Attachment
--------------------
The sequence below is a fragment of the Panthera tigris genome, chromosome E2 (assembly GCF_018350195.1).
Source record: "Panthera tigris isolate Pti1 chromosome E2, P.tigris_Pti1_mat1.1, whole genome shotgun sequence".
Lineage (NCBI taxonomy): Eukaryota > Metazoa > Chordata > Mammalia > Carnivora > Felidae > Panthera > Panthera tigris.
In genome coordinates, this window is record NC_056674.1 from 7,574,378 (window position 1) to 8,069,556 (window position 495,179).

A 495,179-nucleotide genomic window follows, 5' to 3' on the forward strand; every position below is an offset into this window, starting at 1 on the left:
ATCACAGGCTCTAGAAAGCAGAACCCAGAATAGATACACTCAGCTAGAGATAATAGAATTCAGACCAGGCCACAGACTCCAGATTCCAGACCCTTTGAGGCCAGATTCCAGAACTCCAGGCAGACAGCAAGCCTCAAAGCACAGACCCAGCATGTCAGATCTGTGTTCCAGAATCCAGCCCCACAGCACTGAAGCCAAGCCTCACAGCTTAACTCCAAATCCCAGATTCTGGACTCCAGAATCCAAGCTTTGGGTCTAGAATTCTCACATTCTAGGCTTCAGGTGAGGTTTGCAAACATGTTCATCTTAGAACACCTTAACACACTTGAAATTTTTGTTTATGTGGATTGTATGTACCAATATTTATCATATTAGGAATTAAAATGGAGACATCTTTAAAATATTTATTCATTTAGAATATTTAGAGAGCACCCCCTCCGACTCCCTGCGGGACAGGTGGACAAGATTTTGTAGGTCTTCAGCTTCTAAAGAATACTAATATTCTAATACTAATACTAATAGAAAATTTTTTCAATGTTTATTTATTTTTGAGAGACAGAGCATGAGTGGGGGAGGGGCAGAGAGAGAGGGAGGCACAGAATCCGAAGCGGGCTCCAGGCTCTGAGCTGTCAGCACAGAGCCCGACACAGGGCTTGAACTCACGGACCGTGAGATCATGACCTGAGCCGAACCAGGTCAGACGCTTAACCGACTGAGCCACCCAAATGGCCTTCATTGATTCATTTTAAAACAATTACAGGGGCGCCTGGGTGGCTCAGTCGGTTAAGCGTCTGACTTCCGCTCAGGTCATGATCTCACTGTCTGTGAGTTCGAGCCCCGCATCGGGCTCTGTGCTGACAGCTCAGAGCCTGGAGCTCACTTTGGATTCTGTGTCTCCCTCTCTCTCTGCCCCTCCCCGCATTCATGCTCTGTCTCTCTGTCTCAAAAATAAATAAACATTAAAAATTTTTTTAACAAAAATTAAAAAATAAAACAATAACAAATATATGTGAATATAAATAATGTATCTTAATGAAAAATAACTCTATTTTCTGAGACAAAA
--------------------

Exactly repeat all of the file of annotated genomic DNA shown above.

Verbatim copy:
The sequence below is a fragment of the Panthera tigris genome, chromosome E2 (assembly GCF_018350195.1).
Source record: "Panthera tigris isolate Pti1 chromosome E2, P.tigris_Pti1_mat1.1, whole genome shotgun sequence".
Lineage (NCBI taxonomy): Eukaryota > Metazoa > Chordata > Mammalia > Carnivora > Felidae > Panthera > Panthera tigris.
In genome coordinates, this window is record NC_056674.1 from 7,574,378 (window position 1) to 8,069,556 (window position 495,179).

A 495,179-nucleotide genomic window follows, 5' to 3' on the forward strand; every position below is an offset into this window, starting at 1 on the left:
ATCACAGGCTCTAGAAAGCAGAACCCAGAATAGATACACTCAGCTAGAGATAATAGAATTCAGACCAGGCCACAGACTCCAGATTCCAGACCCTTTGAGGCCAGATTCCAGAACTCCAGGCAGACAGCAAGCCTCAAAGCACAGACCCAGCATGTCAGATCTGTGTTCCAGAATCCAGCCCCACAGCACTGAAGCCAAGCCTCACAGCTTAACTCCAAATCCCAGATTCTGGACTCCAGAATCCAAGCTTTGGGTCTAGAATTCTCACATTCTAGGCTTCAGGTGAGGTTTGCAAACATGTTCATCTTAGAACACCTTAACACACTTGAAATTTTTGTTTATGTGGATTGTATGTACCAATATTTATCATATTAGGAATTAAAATGGAGACATCTTTAAAATATTTATTCATTTAGAATATTTAGAGAGCACCCCCTCCGACTCCCTGCGGGACAGGTGGACAAGATTTTGTAGGTCTTCAGCTTCTAAAGAATACTAATATTCTAATACTAATACTAATAGAAAATTTTTTCAATGTTTATTTATTTTTGAGAGACAGAGCATGAGTGGGGGAGGGGCAGAGAGAGAGGGAGGCACAGAATCCGAAGCGGGCTCCAGGCTCTGAGCTGTCAGCACAGAGCCCGACACAGGGCTTGAACTCACGGACCGTGAGATCATGACCTGAGCCGAACCAGGTCAGACGCTTAACCGACTGAGCCACCCAAATGGCCTTCATTGATTCATTTTAAAACAATTACAGGGGCGCCTGGGTGGCTCAGTCGGTTAAGCGTCTGACTTCCGCTCAGGTCATGATCTCACTGTCTGTGAGTTCGAGCCCCGCATCGGGCTCTGTGCTGACAGCTCAGAGCCTGGAGCTCACTTTGGATTCTGTGTCTCCCTCTCTCTCTGCCCCTCCCCGCATTCATGCTCTGTCTCTCTGTCTCAAAAATAAATAAACATTAAAAATTTTTTTAACAAAAATTAAAAAATAAAACAATAACAAATATATGTGAATATAAATAATGTATCTTAATGAAAAATAACTCTATTTTCTGAGACAAAA